“We are just so excited to host the Texas Special Olympics’ Winter Games,” says Bee Cave Mayor Kara King, who is also a middle school science teacher. “We can’t wait to cheer them on in their competition and volunteer to make this weekend so special for everyone involved. I’m especially eager to see kids who were at our school and have since graduated come back to Bee Cave and compete. I just know our community is going to come out in full force and make these games an experience of a lifetime.”
Let the Games Begin
While the competitions play a key role, the games are much more than a test of athleticism. With free hearing and vision tests, many adult athletes get critical health services throughout the weekend. The events surrounding the games are truly “olympic.”
The games begin with the athletes participating in a torch run with local police, running throughout the community as neighbors welcome them to the city and then ceremoniously placing the torch in a central location for the entire weekend. The opening ceremonies will take place at Bee Cave’s famed Star Hill Ranch, a recreation of an early 1900s Texas town filled with historical buildings that have been the backdrop to many movies and star-studded events. Local restaurants will provide food and drink as legendary WWE wrestlers, including “The Undertaker” Mark Calaway, who lives in the area, emcee the event. Pitch Perfect film actress and singer Kelley Jakle will sing the national anthem and other songs for the hundreds of attendees throughout the night.
“What I want most is for the athletes to feel celebrated. Not just for their accomplishments but for who they are,” says Jakle. “I’m pinching myself that I get to be a part of the Special Olympics family. I can’t wait to sing and dance the night away in their honor!”
For most of the participants, especially those who have already graduated, the events and competitions throughout the Special Olympics are their main social activity for the year. Proof that COVID-19 has hit the special needs community especially hard. Since many of the athletes are high risk, the Special Olympics has had to shut down all in-person activities for two years. Leaving many participants without any social interaction outside of their homes. This will be the first time since 2019 that most of the athletes have had a chance to see and talk to their friends.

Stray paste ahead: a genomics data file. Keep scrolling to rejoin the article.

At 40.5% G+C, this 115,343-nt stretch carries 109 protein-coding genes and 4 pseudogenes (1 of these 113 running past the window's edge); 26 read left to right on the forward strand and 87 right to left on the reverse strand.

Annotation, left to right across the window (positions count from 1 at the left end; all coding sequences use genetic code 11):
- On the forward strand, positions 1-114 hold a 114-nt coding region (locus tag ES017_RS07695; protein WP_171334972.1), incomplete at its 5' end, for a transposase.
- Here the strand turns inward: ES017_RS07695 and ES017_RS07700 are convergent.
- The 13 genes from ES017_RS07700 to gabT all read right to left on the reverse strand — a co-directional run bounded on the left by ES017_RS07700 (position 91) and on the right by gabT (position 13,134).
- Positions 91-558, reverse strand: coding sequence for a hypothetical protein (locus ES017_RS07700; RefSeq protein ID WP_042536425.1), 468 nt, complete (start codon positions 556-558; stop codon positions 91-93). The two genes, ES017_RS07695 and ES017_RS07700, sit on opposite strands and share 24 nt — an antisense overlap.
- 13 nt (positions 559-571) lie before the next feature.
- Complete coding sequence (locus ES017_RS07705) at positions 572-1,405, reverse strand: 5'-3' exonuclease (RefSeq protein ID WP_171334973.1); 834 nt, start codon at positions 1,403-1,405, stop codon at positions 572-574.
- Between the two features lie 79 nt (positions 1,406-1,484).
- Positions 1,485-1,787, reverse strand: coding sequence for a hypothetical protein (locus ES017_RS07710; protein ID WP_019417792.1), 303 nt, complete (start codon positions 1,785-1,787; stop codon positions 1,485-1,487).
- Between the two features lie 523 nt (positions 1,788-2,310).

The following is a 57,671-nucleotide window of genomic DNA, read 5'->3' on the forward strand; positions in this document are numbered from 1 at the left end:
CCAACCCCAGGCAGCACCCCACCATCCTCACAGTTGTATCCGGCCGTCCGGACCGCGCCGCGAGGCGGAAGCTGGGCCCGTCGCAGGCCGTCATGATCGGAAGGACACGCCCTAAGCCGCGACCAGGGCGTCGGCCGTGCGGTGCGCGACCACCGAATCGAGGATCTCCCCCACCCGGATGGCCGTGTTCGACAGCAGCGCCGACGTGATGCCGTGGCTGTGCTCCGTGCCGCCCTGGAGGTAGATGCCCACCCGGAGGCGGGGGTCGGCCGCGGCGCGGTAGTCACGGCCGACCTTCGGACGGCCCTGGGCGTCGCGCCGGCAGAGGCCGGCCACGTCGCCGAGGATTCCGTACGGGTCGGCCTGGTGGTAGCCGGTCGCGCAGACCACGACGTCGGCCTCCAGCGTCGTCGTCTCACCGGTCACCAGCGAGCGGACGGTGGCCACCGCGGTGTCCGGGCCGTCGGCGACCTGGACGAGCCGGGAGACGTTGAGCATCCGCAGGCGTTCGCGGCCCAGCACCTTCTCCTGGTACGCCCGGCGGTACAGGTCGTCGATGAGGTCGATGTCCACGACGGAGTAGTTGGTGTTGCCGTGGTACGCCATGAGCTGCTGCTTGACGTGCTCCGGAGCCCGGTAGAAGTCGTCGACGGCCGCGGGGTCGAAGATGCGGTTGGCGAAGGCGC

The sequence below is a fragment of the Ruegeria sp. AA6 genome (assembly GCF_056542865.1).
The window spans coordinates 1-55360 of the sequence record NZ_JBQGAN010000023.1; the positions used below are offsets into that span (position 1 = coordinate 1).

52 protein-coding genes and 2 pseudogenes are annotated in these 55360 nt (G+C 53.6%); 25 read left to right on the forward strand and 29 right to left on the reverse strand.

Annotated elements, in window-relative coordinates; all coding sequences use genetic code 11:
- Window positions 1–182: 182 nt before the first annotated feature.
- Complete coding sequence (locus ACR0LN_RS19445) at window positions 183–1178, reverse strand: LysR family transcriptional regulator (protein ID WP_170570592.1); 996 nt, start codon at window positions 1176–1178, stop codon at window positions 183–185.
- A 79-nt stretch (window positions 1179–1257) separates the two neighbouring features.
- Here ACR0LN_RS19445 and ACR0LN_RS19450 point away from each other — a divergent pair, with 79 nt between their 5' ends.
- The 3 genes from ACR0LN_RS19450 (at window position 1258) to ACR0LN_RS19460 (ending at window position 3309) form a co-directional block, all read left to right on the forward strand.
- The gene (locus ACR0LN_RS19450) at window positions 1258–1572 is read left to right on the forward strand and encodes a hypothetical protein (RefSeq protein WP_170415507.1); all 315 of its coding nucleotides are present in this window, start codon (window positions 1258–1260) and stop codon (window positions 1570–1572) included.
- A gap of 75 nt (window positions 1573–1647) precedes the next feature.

Athletes like Sydney Weigand, who hasn’t seen her boyfriend, Brennan, since the onset of the pandemic, appreciates the ability to see those she cares about at the event. “She only really gets to see him at the games,” says her mom and trainer, Delanie Weigand.
“I miss my best friend, Hayley, from Galveston too,” says Sydney after her 10 sit-up, 10 push-up and 10 squat warmup routine at the YMCA in Northwest Austin. “I will get to see her at the games.”
Sydney was diagnosed with Down Syndrome when she was 4 days old. Her mom says the most devastating part of the news was the possibility that her daughter could one day become a target of bullies or predators, unable to defend herself. “The first nurse said, ‘She is not going to have an aggressive bone in her body,’” recalls Delanie. “That was the worst thing she could have said. The thought of having a daughter who couldn’t stand up for herself was awful.”
But Delanie was pleasantly surprised a few days later when she realized her daughter was no pushover. “They had to sedate her because she was fighting the tubes so much,” she says, with a smile. “I thought, ‘Yes! That’s what I want to see.’”
Sydney has been bulldozing her way through life since that moment 25 years ago. With 200 medals from competing in Special Olympics games since she was 8 years old, a high school diploma and a personal care attendant certification from the University of Texas, Sydney is constantly striving for new challenges. She now works as an office assistant with the U.S. Money Reserve, has an active social media presence and is debating whether she’s ready for her boyfriend to propose to her. (Which would likely mean she would have to join him in Dallas.) Brennan also has Down Syndrome and, like Sydney, is very independent, has a job and is primarily self-sufficient.
“Our biggest battle is getting people to treat her like they would anyone else,” says Delanie. “She will achieve what you set out for her to do. A lot of people underestimate her. Our goal is to make sure she is not underestimated.”